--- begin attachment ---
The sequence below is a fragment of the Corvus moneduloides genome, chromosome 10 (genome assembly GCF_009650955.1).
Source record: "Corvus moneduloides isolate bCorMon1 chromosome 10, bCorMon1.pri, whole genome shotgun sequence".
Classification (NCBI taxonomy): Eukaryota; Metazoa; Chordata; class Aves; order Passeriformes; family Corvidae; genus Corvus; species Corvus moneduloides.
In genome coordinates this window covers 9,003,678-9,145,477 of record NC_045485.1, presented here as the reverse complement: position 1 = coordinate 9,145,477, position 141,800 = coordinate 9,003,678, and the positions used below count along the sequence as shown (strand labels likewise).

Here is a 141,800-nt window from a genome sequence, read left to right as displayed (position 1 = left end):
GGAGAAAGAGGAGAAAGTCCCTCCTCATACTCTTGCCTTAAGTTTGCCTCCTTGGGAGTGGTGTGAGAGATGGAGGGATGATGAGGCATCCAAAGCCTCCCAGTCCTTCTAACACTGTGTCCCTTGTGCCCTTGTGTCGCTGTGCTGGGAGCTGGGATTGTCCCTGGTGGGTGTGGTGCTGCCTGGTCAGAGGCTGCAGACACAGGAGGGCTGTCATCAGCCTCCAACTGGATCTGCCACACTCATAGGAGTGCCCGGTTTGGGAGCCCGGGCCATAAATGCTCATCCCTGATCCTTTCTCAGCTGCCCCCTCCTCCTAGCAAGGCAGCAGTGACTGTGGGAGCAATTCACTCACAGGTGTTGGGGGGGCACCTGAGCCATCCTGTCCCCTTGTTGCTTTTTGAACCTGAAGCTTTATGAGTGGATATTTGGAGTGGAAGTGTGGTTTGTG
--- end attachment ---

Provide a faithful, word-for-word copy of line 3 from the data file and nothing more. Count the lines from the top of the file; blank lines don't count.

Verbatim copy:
Classification (NCBI taxonomy): Eukaryota; Metazoa; Chordata; class Aves; order Passeriformes; family Corvidae; genus Corvus; species Corvus moneduloides.